Davis-Bacon Act

Posted in Human Resource Terms, Total Reads: 424

Definition: Davis-Bacon Act

The Davis-Bacon Act, 1931 is an act in the United States Federal Law that applies to ‘contractors and sub-contractors performing on federally funded or assisted contracts in excess of $2,000 for the construction, alteration, or repair (including painting and decorating) of public buildings or public works’.

The Act is named after James J. Davis, former Senator, Pennsylvania and Robert L. Bacon, former Secretary of Labour under three presidents and former Representative of Long Island, New York. President Herbert Hoover signed the Act into law on March 3, 1931 after the Act, under the name, Davis-Bacon Act, was passed by the Congress.

Contractors and Sub-contractors operating under the purview of this act are required to pay their labourers and mechanics under the contract no less than the locally prevailing wages and fringe benefits for corresponding work on similar work in the area. The locally prevailing wages are determined by the Department of Labour as directed by the act. The provisions of the Act apply to ‘Related Acts’ under which construction projects are undertaken by Contractors and Sub-contractors through grants, loans and guarantees, and insurance provided by Federal agencies. There are 60 such statutes to which provisions of the Davis-Bacon Act have been added. The District of Columbia is also covered under this Act.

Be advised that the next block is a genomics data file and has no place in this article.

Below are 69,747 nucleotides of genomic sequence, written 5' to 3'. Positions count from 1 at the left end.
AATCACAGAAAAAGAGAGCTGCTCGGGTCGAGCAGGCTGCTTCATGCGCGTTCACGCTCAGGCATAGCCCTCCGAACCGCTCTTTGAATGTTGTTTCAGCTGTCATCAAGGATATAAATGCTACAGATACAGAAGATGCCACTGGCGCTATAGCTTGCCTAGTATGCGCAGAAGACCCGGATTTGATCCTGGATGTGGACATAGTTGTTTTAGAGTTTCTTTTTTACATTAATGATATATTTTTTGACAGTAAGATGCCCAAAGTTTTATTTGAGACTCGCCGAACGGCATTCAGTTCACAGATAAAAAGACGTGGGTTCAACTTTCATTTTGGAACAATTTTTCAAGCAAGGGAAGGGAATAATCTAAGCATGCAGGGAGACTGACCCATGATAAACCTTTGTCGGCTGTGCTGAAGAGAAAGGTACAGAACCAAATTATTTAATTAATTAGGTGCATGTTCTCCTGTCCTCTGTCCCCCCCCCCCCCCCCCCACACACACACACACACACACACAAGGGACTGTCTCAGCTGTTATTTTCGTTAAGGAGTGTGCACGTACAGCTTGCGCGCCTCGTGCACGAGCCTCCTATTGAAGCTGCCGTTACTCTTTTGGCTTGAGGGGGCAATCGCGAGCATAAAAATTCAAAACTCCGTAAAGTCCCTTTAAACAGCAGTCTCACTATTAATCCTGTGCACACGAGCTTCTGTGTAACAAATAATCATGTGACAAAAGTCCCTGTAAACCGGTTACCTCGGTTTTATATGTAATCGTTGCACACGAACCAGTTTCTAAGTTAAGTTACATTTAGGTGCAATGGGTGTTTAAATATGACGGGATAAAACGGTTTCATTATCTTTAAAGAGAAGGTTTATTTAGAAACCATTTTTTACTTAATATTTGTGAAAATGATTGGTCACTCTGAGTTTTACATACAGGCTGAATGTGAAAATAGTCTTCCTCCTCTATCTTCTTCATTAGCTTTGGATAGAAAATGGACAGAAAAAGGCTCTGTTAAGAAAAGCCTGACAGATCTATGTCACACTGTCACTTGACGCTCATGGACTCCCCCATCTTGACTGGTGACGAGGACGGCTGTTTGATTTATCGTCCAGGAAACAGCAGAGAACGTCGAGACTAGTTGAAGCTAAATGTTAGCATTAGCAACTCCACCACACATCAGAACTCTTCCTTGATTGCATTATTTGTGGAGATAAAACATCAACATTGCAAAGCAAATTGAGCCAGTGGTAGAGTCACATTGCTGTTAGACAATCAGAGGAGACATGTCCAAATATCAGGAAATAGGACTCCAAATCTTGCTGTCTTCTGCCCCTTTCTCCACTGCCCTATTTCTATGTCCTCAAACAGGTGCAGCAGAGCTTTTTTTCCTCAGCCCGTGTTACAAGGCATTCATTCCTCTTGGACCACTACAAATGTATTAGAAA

For provisions of this Act to be applicable outside USA and the District of Columbia, the provisions of this Act need to be included in other Acts that are applicable. Also, if any other applicable Act has better minimum wage provisions than the Davis-Bacon Act, provisions of that Act will be applicable.



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